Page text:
To experience Spire for yourself, Click Here

The Asian Art Museum, a gem of San Francisco culture, is one of the largest museums in the world devoted exclusively to Asian art. Its collection spans all major traditions of Asian Art and culture from the past 6,000 years and seven major Asian regions. Explore the samurai culture of ancient Japan, discover the treasures of the Himalayas, or take refuge from the bustling streets of San Francisco amidst the artifacts of an ancient Indian Buddhist temple.

Take MUNI to the Asian Art Museum:

From downtown (Market St. and Powell St.), take the Muni J, Muni K, Muni L, Muni 5, or Muni 21. From the Powell St. underground station, take the Muni J, K, or L Outbound and get off at the Civic Center Station. Walk one block southwest to Larkin St., and then one block north to the museum.

Or, catch the 5 towards Fulton St. and 8th Ave. or towards Cabrillo/La Playa/Ocean Beach at the north corner of Market St. and Powell St. Get off at the northwest corner of McAllister St. and Larkin St. Walk half a block south to the museum.

Or, catch the 21 towards Fulton St. and 8th Ave. at the north corner of Market St. and Powell St. Get off at Market St. and Hyde St. Walk one block west on Grove St. and half a block north on Larkin St.

Each journey will take about 10 minutes total and cost $2.00.

Learn more about the Asian Art Museum at www.asianart.org.

For more information contact the San Francisco Municipal Railway at 415-673-MUNI (6864) or visit www.sfmta.com or www.sfcablecar.com

San Francisco’s cable cars were named a National Historic Landmark in 1964 by the US Interior Department’s National Park Service. The historic cars run on tracks and are moved by an underground cable on three routes. There are currently 40 cars in service: 28 “single-enders” serve the Powell Street routes and 12 “double-enders” serve the California Street route. The cables pull up to 26 cars at a time on weekdays. The cars have a capacity of carrying more than 60 people, and over 7.5 million passengers ride these cars each year. Tickets may be purchased at the cable car turnarounds at the ends of each route ($5 each way).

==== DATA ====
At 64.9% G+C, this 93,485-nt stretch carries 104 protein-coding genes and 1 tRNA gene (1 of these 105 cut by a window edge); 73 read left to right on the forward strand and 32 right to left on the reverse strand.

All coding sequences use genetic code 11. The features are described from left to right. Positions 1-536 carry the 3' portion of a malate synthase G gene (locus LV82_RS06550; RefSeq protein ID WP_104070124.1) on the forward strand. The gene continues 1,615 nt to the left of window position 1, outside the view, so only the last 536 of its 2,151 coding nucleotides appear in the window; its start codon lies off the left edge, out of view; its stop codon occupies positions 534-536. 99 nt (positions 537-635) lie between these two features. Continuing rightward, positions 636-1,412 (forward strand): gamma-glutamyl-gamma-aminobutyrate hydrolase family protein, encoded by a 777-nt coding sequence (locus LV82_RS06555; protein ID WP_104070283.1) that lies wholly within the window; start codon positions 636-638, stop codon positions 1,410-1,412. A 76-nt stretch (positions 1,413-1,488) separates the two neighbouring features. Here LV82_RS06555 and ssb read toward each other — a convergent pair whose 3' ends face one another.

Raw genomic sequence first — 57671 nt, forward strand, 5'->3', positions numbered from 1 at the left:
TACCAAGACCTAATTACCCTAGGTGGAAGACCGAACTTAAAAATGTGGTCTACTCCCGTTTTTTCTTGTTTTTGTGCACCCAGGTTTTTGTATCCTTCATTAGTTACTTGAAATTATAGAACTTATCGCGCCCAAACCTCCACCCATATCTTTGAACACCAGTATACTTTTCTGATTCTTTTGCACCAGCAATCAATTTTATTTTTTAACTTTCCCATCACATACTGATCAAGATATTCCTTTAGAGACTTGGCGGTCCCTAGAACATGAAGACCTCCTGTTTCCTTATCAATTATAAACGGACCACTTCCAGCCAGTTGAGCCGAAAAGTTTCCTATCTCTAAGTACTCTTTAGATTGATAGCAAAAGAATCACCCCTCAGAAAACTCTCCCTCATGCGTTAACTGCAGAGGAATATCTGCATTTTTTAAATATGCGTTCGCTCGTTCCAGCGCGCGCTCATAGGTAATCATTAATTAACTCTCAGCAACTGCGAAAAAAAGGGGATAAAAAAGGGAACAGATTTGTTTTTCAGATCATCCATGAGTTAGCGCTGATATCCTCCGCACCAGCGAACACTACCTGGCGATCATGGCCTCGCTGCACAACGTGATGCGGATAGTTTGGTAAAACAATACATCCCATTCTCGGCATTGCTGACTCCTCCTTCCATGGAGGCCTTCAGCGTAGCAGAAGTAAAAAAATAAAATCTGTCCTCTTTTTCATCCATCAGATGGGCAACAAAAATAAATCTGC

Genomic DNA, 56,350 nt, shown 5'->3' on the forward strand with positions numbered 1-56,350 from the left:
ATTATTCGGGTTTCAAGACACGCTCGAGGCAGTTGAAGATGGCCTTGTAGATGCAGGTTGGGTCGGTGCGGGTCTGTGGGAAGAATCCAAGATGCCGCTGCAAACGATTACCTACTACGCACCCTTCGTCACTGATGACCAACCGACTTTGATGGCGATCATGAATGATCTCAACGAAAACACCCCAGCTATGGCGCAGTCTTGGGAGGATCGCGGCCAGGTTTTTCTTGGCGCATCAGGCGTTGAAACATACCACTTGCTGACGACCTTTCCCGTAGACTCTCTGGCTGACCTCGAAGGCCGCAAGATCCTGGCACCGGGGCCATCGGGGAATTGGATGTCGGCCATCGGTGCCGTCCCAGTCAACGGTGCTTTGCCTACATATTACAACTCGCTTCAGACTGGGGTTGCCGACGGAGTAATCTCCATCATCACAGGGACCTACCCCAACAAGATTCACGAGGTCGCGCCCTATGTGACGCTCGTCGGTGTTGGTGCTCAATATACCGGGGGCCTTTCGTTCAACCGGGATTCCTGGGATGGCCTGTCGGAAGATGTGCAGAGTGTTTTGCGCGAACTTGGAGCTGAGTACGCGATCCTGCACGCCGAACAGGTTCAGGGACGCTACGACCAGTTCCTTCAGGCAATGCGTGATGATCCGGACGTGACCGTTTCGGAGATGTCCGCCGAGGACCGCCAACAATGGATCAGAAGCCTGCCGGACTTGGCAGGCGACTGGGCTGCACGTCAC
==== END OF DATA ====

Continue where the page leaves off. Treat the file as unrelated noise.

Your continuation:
Experience the wild Presidio in a new way. Presidio Habitats is a site-based art exhibition celebrating Presidio nature and wildlife. It began with an invitation to an international group of artists, architects, and designers to submit a proposal for a temporary habitat sculpture serving a Presidio "animal client." From 25 submissions, eleven were selected to be created in the landscape. The projects—diverse in their approach, material, and purpose—are featured along trails, paths, and roadways around the Presidio's Fort Scott District. Organized by the For-Site Foundation in partnership with the Presidio Trust. Learn more. Visit using transit, bike or take the trails….. http://www.presidio.gov/experiences/